The **VLOOKUP** function is generally used to look for a value in the leftmost column in a table and the function will return a value in the same row from the specified column. In this article, you will learn how you can use this **VLOOKUP function** to look up numbers under different criteria with appropriate illustrations.

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You can download the Excel workbook that we’ve used to prepare this article.

**2 Criteria of Using VLOOKUP with Numbers in Excel**

**1. Basic Example of Applying VLOOKUP Function with Numbers**

In the following table in the picture, several data containing the order details of different smartphone products have been recorded. In the output table at the bottom, we have to extract all data available from the table based on an order ID.

**📌**** Step 1:**

➤ Select the first output **Cell E17** and type the following formula with the **VLOOKUP **function:

`=VLOOKUP($E$16,$B$5:$G$14,MATCH(D17,$B$4:$G$4,0),FALSE)`

➤ Now press **Enter **and you’ll find the name of the customer whose order ID is **1034**.

In this formula, the **MATCH** function has been used to define the column number of the **VLOOKUP function** for a particular output type.

**📌**** Step 2:**

➤ Use **Fill Handle** now to autofill the other cells ranging from **E18 to E21**.

And you’ll get all available data from the table based on the specified order ID at once.

**Read More:** **INDEX MATCH vs VLOOKUP Function (9 Examples)**

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**VLOOKUP Not Working (8 Reasons & Solutions)****Excel LOOKUP vs VLOOKUP: With 3 Examples****Use VLOOKUP with Multiple Criteria in Excel (6 Methods + Alternatives)****How to Vlookup and Sum Across Multiple Sheets in Excel (2 Formulas)**

**2. VLOOKUP with Numbers Formatted As Text in Excel**

**i. Use of Text to Columns Command**

Sometimes our data table may contain numbers in text format. In that case, the previously used formula won’t work out and it will return a **#N/A** error as shown in the picture below. So, here we have to change the format of the ID numbers present in **Column B**.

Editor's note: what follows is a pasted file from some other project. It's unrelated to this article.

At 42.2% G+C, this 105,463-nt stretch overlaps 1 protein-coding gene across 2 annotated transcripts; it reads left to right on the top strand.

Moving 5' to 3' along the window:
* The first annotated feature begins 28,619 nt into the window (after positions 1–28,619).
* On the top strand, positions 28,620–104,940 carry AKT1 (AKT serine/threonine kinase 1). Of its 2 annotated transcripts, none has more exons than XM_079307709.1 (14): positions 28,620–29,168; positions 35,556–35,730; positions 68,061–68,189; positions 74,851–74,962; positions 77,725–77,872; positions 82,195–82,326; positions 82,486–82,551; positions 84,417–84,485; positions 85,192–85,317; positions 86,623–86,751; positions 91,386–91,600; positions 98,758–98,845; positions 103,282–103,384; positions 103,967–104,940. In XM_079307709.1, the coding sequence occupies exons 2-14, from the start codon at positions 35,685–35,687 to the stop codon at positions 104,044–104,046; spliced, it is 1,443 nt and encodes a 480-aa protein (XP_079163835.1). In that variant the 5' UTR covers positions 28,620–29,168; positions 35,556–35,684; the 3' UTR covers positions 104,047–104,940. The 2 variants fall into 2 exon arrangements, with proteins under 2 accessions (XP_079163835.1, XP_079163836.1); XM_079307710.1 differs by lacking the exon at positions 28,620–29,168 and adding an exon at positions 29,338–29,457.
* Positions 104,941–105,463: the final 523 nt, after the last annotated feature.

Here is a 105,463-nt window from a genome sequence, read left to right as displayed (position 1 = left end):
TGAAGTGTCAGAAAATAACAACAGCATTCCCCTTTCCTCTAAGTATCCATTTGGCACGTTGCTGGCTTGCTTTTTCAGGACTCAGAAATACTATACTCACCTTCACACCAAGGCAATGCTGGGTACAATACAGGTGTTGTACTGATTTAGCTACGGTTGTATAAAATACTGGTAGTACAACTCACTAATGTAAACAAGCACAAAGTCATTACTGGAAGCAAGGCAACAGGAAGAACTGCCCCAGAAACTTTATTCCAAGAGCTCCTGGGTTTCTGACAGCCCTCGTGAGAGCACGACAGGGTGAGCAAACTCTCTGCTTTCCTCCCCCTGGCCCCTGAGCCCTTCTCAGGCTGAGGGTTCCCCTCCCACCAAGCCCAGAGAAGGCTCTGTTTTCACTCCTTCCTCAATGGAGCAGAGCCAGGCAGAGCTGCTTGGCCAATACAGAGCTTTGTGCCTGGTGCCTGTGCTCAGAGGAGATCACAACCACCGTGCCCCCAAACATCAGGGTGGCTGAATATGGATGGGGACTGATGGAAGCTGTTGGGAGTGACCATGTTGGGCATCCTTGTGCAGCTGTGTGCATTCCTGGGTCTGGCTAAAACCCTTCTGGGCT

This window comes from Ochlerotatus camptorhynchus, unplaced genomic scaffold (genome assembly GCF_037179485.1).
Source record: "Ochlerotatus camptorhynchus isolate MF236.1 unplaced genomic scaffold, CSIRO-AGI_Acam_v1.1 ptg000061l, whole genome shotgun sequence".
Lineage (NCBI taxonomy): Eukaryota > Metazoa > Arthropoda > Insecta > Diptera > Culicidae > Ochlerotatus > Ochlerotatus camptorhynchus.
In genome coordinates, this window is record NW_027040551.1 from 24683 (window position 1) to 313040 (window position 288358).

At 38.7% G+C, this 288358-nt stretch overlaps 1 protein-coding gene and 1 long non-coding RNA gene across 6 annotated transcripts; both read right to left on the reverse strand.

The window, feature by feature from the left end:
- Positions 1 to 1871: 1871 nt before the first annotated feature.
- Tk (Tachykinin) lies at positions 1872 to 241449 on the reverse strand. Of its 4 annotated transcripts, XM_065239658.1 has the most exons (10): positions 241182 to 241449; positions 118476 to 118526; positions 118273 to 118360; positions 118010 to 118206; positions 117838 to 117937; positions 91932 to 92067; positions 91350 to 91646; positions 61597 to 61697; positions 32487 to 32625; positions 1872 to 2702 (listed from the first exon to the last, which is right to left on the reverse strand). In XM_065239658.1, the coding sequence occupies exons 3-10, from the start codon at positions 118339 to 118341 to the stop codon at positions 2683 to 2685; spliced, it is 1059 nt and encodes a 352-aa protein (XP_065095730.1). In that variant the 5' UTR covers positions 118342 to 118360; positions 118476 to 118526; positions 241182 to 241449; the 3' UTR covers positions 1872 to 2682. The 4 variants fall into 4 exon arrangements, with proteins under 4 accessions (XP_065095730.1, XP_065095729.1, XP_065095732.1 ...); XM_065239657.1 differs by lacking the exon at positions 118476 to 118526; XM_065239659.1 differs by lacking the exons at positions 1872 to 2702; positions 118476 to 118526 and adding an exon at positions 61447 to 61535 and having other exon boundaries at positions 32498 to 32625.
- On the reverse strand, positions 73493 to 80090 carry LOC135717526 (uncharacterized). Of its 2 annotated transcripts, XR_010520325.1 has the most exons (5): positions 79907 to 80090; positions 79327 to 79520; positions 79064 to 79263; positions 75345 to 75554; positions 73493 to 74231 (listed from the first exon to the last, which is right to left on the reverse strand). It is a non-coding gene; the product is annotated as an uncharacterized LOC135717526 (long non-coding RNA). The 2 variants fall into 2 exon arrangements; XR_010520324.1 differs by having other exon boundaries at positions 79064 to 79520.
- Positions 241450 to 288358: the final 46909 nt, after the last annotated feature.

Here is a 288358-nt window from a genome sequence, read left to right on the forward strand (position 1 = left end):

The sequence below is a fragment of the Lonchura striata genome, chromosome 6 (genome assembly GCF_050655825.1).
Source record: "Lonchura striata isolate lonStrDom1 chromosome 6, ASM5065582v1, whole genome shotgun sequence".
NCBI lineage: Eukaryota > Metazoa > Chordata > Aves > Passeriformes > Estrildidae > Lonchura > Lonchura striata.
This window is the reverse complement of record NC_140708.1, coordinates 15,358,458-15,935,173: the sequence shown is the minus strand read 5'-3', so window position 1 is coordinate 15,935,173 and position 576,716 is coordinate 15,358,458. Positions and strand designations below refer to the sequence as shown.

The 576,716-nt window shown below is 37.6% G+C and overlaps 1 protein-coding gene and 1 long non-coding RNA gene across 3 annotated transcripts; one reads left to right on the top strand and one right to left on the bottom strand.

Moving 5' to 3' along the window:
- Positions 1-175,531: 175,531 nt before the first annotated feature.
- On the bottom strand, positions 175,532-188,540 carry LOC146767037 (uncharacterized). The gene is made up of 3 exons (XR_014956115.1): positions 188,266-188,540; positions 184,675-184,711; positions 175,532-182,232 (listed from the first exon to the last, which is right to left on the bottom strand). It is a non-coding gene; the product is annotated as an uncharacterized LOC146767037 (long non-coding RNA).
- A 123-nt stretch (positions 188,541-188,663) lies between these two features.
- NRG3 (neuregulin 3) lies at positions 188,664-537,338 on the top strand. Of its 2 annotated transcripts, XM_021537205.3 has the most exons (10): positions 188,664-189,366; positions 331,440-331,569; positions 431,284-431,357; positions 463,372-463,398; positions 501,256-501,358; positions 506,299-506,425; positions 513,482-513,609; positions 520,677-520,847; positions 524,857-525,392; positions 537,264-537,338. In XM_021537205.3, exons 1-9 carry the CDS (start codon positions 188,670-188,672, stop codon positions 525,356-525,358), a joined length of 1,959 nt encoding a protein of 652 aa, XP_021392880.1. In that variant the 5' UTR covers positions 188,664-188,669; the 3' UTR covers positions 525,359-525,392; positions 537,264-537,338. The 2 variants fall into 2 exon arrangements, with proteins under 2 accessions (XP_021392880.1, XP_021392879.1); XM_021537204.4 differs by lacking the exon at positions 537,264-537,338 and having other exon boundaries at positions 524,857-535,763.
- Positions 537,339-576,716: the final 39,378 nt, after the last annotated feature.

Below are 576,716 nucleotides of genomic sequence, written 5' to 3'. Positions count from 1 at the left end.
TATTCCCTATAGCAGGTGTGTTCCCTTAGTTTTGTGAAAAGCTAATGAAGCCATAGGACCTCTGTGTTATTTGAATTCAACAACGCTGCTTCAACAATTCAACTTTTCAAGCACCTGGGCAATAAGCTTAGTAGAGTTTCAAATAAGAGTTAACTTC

**📌**** Step 1:**

➤ Select the range of cells **B5:B14** containing the order IDs first.

➤ Under the **Data** ribbon, select the **Text to Columns** command from the **Data Tools** drop-down.

A wizard box will open up.

**📌**** Step 2:**

➤ In the dialogue box, select the data type as **delimited**.

➤ Press **Finish **and you’re done.

The delimiters found with the numbers will be removed now and you’ll find your IDs in number format. The previously used formula in the first output **Cell E17** will now show the actual data based on the selected ID.

**📌**** Step 3:**

➤ Now autofill the other output cells **(E18:E21)** like before to get all other available data for that selected order ID.

Eventually, you’ll find all the expected data as shown in the screenshot below.

**Read More:** **Why VLOOKUP Returns #N/A When Match Exists? (5 Causes & Solutions)**

**ii. Use of TEXT function with VLOOKUP**

We have another option to look up an order ID in the range of cells formatted as text. We have to use the **TEXT** function to define the **lookup_value** argument in the **VLOOKUP **function. Thus the selected order ID number will be converted into the text format and then we’ll use this text formatted lookup value to find its duplicate in **Column B**.

So, the required formula in the output **Cell E17** will be:

`=VLOOKUP(TEXT($E$16,0),$B$5:$G$14,MATCH(D17,$B$4:$G$4,0),FALSE)`

After pressing **Enter **and auto-filling the rest of the output cells, you’ll get all available data for the selected order ID right away.

**Read More: ****VLOOKUP to Find Duplicates in Two Columns (2 Ways)**

**iii. Use of VALUE Function with VLOOKUP**

In the last section, let’s think of an opposite case where the lookup value is in text format but the order IDs in the table are in number format. Now, we have to use the **VALUE **function to convert the lookup value from the text format into a number format.

In the following table, the lookup order ID in **Cell E16** is in text format. So, in the first output **Cell E17**, while applying the **VALUE **function to define the lookup value, the **VLOOKUP **function will look like this:

`=VLOOKUP(VALUE($E$16),$B$5:$G$14,MATCH(D17,$B$4:$G$4,0),FALSE)`

After pressing **Enter **and auto-filling the rest of the output cells like before, you’ll find all the return values right away.

**Read More:** **VLOOKUP and Return All Matches in Excel (7 Ways)**

**Concluding Words**

I hope all the examples under the different criteria described above will now help you to apply them in your Excel spreadsheets while using the **VLOOKUP **function with numbers. If you have any questions or feedback, please let me know in the comment section. Or you can check out our other articles related to Excel functions on this website.

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